HIFF Summer Flix Picks at Prince Waikiki

Join us for free moving screenings under the stars this summer at the Prince Waikiki Summer Flix presented by HIFF. From May 29th to July 31st, stop by every Wednesday for Hollywood blockbusters and award-winning Hawai‘i films from previous HIFF festivals.

All screenings will be held on the Muliwai Deck on the 5th floor of the Prince Waikiki hotel. No RSVPs are required and films will begin at 7 PM, after sunset. Bring your friends and ‘ohana, grab a drink or snack from Hinana Bar, and enjoy a summer movie night with great company.

Here’s a sneak peek of the lineup of films this summer and why you should join:

May 29 – 20th Anniversary

It’s been two decades since the pop culture phenomenon MEAN GIRLS premiered, and it’s still just as laugh-out-loud funny and “fetch” as it was back in ’04. Its impact is immeasurable, with iconic, quotable lines (“You go, Glen Coco!”), an unofficial holiday (it’s October 3rd), and countless pieces of media inspired by the film (Ariana Grande’s “Thank U, Next” music video). MEAN GIRLS remains a relevant and timeless depiction of the American high school experience, female friendship dynamics, and the journey of figuring out one’s identity.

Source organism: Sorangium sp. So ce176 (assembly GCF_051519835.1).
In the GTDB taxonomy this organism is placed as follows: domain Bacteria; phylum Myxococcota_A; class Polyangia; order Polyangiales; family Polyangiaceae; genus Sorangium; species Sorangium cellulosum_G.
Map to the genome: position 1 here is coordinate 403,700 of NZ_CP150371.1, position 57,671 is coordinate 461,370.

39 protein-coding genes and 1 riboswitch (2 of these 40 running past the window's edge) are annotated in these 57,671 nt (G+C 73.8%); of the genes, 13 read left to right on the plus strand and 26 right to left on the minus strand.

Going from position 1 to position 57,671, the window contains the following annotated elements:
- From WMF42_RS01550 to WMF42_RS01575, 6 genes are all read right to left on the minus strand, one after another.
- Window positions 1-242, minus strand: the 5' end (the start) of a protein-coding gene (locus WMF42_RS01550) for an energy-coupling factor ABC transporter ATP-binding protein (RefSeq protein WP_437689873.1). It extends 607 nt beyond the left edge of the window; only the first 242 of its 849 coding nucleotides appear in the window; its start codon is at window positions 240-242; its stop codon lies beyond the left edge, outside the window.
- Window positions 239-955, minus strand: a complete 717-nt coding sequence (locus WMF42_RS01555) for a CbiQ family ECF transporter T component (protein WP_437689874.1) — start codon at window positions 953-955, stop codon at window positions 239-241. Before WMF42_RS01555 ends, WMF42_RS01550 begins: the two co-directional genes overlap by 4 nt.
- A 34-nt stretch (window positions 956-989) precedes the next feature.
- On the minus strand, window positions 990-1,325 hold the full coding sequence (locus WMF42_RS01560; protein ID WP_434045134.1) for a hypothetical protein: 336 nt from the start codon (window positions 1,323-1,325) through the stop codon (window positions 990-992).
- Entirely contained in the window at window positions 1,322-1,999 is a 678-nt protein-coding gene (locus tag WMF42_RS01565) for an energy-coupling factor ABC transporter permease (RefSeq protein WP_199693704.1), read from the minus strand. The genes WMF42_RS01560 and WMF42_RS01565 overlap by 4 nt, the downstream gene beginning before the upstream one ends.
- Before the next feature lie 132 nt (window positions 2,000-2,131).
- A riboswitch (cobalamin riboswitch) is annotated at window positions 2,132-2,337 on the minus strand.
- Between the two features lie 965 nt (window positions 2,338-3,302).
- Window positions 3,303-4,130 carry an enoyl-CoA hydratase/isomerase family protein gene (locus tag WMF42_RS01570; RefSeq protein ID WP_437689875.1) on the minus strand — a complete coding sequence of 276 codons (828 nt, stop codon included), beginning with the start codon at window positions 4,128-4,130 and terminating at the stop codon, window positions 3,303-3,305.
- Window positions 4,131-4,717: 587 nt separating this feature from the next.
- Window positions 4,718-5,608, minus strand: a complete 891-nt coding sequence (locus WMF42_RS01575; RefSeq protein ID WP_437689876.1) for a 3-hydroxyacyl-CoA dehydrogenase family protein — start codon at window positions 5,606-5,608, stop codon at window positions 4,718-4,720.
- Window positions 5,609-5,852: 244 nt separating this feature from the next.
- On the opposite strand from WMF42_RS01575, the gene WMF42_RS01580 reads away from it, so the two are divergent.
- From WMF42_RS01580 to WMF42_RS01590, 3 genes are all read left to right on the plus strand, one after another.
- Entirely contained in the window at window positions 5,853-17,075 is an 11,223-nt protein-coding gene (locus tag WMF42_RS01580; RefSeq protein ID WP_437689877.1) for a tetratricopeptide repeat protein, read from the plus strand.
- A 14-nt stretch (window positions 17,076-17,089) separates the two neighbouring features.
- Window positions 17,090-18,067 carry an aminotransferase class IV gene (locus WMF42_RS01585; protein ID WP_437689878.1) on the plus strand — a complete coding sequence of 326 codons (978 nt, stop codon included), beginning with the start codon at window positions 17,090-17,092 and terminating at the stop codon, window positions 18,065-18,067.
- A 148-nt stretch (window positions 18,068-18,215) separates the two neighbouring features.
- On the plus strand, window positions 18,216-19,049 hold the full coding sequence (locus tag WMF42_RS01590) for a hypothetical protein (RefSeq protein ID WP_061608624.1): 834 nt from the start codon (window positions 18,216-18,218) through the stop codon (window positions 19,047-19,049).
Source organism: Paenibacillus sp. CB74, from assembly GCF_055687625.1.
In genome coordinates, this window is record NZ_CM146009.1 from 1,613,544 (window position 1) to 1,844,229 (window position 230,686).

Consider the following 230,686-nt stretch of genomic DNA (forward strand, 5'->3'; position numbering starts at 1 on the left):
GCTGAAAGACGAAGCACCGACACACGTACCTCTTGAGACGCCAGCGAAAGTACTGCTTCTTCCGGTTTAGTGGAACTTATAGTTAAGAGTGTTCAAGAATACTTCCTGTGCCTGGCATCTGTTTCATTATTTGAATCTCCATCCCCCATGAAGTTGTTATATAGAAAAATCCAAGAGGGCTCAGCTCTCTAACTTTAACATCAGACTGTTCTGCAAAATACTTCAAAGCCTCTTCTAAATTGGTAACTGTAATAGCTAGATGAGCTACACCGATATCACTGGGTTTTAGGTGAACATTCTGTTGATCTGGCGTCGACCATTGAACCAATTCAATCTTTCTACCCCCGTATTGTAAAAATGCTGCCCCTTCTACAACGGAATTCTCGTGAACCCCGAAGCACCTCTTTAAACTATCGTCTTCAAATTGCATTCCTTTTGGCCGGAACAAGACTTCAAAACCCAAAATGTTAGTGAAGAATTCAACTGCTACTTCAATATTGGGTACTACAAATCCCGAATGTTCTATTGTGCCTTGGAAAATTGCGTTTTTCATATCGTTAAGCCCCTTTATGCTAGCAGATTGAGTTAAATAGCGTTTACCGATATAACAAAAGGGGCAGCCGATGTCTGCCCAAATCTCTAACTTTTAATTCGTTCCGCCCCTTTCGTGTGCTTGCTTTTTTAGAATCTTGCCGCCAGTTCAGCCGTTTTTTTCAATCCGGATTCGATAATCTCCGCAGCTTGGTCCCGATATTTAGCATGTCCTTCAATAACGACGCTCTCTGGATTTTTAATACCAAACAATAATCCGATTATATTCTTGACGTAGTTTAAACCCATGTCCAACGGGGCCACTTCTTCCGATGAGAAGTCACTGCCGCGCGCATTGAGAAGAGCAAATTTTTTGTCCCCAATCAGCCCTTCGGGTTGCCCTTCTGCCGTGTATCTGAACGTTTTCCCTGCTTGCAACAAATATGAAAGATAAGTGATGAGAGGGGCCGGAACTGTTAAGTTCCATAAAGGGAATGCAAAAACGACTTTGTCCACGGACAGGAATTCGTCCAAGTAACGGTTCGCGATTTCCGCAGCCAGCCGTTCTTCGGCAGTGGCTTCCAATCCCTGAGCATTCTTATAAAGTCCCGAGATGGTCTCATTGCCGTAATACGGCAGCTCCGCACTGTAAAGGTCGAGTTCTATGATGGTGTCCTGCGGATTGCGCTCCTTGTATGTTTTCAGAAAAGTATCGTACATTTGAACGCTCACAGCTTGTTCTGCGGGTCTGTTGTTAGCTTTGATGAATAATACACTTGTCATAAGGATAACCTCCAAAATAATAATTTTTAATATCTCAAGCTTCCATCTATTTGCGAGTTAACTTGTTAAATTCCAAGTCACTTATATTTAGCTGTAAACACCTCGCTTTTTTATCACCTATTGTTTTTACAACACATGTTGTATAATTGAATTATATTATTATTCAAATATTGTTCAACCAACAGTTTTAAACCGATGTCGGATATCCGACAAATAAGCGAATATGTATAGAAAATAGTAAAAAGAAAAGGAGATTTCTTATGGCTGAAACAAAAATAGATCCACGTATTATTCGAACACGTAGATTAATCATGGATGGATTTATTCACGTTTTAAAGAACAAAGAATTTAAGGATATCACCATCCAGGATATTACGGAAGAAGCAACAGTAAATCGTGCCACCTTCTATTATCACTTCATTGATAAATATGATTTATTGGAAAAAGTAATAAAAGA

June 5 – Wes Anderson Wednesday

The frequently commented sentiment online that “THE ROYAL TENENBAUMS walked so ARRESTED DEVELOPMENT or SUCCESSION could run,” couldn’t be more fitting as the Tenenbaums have been regarded as the quintessential dysfunctional on-screen family. This Wes Anderson film arguably established his distinct directorial style–from his penchant for large ensemble casts to the iconic visuals he’s now renowned for–and remains one of the best films of his career. Beyond the style, there’s plenty of substance with well-developed characters, incredible attention to detail, and emotional weight packed throughout the story.

Directed by Tiare Ribeaux, a Kānaka ‘Ōiwi filmmaker, the short film PŌELE WAI is a haunting and darkly poetic exploration of environmental trauma through an indigenous lens. Incorporating elements of magical realism, fantasy, and horror, Ribeaux brings awareness to the Red Hill water crisis and honors the life force of the land, the sanctity of our waters.

June 12 – Pride Month

MY PARTNER premiered during the HIFF43 Fall Festival last October and received an Honorable Mention in the feature film category in the Made in Hawai’i Film program. This film marks the first feature film in the Boy Love genre produced in Hawai’i, making it an important contribution to the genre, queer cinema, and AAPI representation in film.

Read a full review from HOCCI contributor Devin Hung here.

AIKĀNE, whose title comes from the unstigmatized ʻŌlelo Hawaiʻi term for an intimate friend bound by love and trust, is a beautifully animated short that celebrates queer love through Native Hawaiian mythology. From the creators behind KAPAEMAHU, this supernatural romance between a warrior and his shape-shifting partner is a positive and universal testament to queer love.